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P4RC ‘achievement network’ gains ground with rewards for mobile gamers

Above: P4RC

Image Credit: P4RC

P4RC says it is gaining momentum with its platform that allows players to earn real prizes in mobile games.

The Culver City, Calif.-based company — it bills itself as a “game achievement network” — is one of many that are starting to think seriously about prizes, or basically paying a gamer to play games.

P4RC says that it increases the frequency and duration of mobile game sessions, with gains as high as 600 percent, by giving players incentives to play games longer and to play them with their friends. So far, the software development kit for P4RC has is in almost 200 mobile games, with more than 100 million downloads to date. About 25 game developers use the SDK.

Today, P4RC supports iOS devices, and in October, it will launch an Android version. The company says its service is important because in free-to-play games, developers make money by acquiring engaged players who can be monetized via ads and in-app purchases. But the costs of acquiring these players is rising. P4RC says it drives more installs of players who really want to engage with the games.

But the competition is tough, with rivals such as Kiip, Tapjoy, and Session M. P4RC is a relatively recent entrant into rewards for games. P4RC has an official app that drives traffic to the app store for players to download games on the P4RC network. About 2 million people earn P4RC points each month, with thousands of new users added each day. P4RC has given away about $100,000 in rewards, mainly through gift cards ranging up to $10.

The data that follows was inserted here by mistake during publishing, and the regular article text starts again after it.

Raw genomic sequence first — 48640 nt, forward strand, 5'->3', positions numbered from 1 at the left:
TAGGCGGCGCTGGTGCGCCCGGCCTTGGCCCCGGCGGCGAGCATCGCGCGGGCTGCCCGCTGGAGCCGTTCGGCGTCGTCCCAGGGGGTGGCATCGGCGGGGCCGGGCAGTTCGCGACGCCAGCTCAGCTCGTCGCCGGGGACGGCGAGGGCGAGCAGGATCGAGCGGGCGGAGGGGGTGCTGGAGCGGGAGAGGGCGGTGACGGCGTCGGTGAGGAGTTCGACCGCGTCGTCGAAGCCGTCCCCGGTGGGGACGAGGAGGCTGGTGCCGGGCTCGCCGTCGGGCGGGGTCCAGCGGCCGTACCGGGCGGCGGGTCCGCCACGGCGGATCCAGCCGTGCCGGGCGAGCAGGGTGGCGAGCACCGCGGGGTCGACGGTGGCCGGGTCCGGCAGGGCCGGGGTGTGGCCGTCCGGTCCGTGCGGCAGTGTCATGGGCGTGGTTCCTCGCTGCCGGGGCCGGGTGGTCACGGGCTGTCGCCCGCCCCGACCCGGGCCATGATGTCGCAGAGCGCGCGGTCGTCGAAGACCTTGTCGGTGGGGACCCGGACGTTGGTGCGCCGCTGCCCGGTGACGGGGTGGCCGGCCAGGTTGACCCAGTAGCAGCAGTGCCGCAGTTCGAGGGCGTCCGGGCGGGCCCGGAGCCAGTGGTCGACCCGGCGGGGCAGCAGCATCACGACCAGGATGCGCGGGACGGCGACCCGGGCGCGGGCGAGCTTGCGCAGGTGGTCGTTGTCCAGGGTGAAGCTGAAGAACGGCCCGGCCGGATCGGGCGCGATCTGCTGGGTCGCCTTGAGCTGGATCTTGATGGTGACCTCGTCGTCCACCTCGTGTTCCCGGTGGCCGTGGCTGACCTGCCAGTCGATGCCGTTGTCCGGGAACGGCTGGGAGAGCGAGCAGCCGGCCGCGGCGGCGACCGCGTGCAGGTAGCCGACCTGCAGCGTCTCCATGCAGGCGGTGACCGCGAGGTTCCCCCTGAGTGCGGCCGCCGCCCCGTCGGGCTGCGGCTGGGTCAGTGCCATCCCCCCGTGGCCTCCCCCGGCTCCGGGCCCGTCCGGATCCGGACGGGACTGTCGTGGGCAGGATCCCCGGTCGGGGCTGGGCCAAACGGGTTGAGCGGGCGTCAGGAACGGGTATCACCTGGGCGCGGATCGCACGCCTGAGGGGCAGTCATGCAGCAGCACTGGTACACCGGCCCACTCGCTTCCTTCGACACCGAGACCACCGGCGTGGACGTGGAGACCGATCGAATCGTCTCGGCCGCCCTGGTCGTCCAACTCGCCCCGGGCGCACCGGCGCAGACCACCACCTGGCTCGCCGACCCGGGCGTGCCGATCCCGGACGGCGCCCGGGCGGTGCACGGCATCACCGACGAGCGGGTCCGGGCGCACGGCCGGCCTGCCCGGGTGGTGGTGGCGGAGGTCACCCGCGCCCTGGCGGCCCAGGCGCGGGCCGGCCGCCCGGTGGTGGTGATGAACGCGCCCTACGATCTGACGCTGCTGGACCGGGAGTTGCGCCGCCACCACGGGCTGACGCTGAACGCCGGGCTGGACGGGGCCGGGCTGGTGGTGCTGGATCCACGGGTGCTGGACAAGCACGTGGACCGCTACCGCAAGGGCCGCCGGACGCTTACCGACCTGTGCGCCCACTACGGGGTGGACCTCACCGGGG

“The main way we differ from the other companies is they reward marketing action, whereas we reward gaming action,” said Jason Seldon, the chief executive of P4RC, in an interview with GamesBeat. “They are ad platforms. They drive engagement with advertising. We approach it in a very different way.”

P4RC refers to its service as a “player engagement platform for mobile games.” It allows players to earn real prizes just for playing. P4RC works just like real-world redemption games – like Skeeball – where players are awarded tickets that can be redeemed for prizes. Players can cash in their rewards for things like gift cards from Best Buy, Starbucks, and iTunes. It’s like a meta layer, or meta game, on top of a game.

“If you think back to the arcades, with the Skeeball prizes, that’s really the game mechanic that we have transported to mobile gaming,” Seldon said.

P4RC measures how often someone returns to a game within a given time frame. The results when P4RC is used show that gamers will return much more often, claims the company.

“We’re driving a tremendous increase in retention,” Seldon said.

P4RC has a “bonus game of the day.” Those players can play that game and win extra points for earning a certain score. Players try that game out, and P4RC claims they often become loyal players. P4RC is “prerevenue,” and it’s launching monetization soon.

P4RC was founded in 2011. In the past quarter, the number of game developers and publishers using its product has grown. To date, the company has raised $1.4 million in seed funding, and they’re currently seeking $1 million in bridge funding from current investors. P4RC will seek a larger round of funding early in 2014.

The company is headed by Jason Seldon, chief executive. Its chief technology officer is Armando Pena, and directors include Yuri Pikover, Jeff Lapin, and David Helgason.

About 70 percent of all players are 18 to 34 years old, and most are men.


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